This is the second post in a series on the LEED green building rating system. The first post provided an introduction to LEED.
The first category of LEED prerequisites and credits has to do with the location and piece of land the project is built on. LEED Sustainable Sites credits deal with protecting natural habitat, keeping open spaces, dealing with rainwater, and heat island and light pollution reduction.
Construction Activity Pollution Prevention
This measure is required for LEED certification. It involves executing specific measures designed to limit the effect of construction activities on the surrounding environment, by containing soil erosion, sedimentation of water ways, and airborne dust. A plan must be developed that meets the requirements of the EPA 2012 Construction General Permit or local requirements, whichever is more stringent. This plan must be in effect throughout the project, with photo and inspection evidence to show that the plan was maintained.
This credit is worth 1 point. In order to earn this credit, project teams must perform and document a site assessment of the project location, including the following topics: topography, hydrology, climate, vegetation, soils, human use, and human health effects. The assessment should discuss how the topics above influence the design, as well as any of the topics that were not addressed in the design.
Protect or Restore Habitat
This credit is worth 1-2 points. The project must preserve and protect at least 40% of the greenfield (undeveloped) area on the project site, if such an area exists. In addition, the project must restore 30% of the site to natural habitat using native and adapted plant species (worth 2 credits), or provide financial support to an organization accredited by the Land Trust Alliance (worth 1 credit). The habitat restoration should include both soil and vegetation, and vegetated roofs can be counted in certain circumstances.
This credit is worth 1 point. The project must provide open space equal to 30% of the total site area. At least 25% of that open space must be vegetated or have overhead vegetation. Turf grass areas do not count as vegetated areas. Open spaces must be designed for one or more of the following uses: social gathering, gardening, physical activity, or natural habitat that includes elements for human interaction. Vegetated roofs can be counted in certain circumstances.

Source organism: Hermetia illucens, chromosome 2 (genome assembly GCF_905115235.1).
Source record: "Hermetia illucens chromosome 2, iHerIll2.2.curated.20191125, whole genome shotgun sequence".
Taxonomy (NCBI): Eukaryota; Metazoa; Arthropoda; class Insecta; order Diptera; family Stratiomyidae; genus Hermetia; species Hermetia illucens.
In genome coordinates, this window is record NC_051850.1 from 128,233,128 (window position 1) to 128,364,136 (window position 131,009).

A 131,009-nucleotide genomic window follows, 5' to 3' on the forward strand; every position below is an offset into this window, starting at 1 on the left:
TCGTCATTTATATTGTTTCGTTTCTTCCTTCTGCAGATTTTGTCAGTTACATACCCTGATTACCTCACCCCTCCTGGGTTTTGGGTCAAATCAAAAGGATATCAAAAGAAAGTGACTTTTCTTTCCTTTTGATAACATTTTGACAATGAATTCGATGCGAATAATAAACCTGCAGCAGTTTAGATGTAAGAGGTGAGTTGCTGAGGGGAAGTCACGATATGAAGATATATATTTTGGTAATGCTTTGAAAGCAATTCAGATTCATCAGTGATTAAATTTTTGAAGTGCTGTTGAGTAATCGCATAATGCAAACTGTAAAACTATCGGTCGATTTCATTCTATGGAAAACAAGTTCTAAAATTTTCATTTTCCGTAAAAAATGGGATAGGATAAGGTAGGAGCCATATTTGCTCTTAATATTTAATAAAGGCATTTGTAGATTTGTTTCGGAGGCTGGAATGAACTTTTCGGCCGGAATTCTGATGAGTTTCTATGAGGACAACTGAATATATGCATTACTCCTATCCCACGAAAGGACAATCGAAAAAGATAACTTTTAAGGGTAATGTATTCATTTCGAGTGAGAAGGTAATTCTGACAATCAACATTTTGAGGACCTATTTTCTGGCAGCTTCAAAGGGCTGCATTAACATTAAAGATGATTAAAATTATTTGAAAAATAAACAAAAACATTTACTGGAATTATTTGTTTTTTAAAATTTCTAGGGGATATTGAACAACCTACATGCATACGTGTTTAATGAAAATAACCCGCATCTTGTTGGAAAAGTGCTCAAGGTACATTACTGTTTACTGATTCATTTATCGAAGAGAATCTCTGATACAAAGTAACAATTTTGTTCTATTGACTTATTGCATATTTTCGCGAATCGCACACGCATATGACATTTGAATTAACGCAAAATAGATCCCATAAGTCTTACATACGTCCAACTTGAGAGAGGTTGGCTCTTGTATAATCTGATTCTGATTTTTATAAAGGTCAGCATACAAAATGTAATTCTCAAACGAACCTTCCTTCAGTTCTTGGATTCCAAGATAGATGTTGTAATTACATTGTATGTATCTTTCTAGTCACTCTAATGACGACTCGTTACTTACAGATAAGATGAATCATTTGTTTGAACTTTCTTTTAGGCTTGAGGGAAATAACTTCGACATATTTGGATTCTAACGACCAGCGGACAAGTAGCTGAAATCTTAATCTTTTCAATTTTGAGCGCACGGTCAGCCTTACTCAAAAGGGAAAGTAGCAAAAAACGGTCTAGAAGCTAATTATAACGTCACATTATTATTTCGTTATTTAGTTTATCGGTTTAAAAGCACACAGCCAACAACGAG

This credit is worth 1-3 points. This credit asks the project team to design a rainwater management system that handles the water falling on the site in a way that is similar to the native state of the site. Depending on how much water the system is capable of handling, 1-3 points are possible. The capacity of the system is measured by what percentage of local or regional rain events could be handled by the system. If the system can handle 95% of the events, then it can earn 2 points, and 3 points for handling 98%. Or, as an alternate way of calculating the credit, if the system can handle 100% of the increase in runoff that occurs as the result of the development of the site from its natural state, then the project can earn 3 points.
Heat Island Reduction
This credit is worth 1-2 points. Heat islands occur in areas where hardscape surfaces (such as parking lots and sidewalks) hold heat and reflect it back, raising the temperature of the surrounding environment. This change in temperature can affect weather patterns in the local area. To avoid this, projects receive credit for using roofing materials with a high solar reflectance, reducing the amount of hard surfaces, shading project areas with trees and other foliage, placing parking lots under cover, and using open paver systems.
This credit is worth 1 point. Projects must reduce the amount of up-lighting used for exterior lighting, avoid pollution of light into adjoining sites, and control light levels outside the building to meet certain standards. This requires a photometric plan, which shows the level of light in all areas of the site. The design team must take measurements to confirm that the built condition meets the requirements for this credit.
The next post in this series will provide an overview of the prerequisites and credits available under the Location and Transportation category.
Source: LEED v4 for Building Design and Construction (updated July 1, 2014)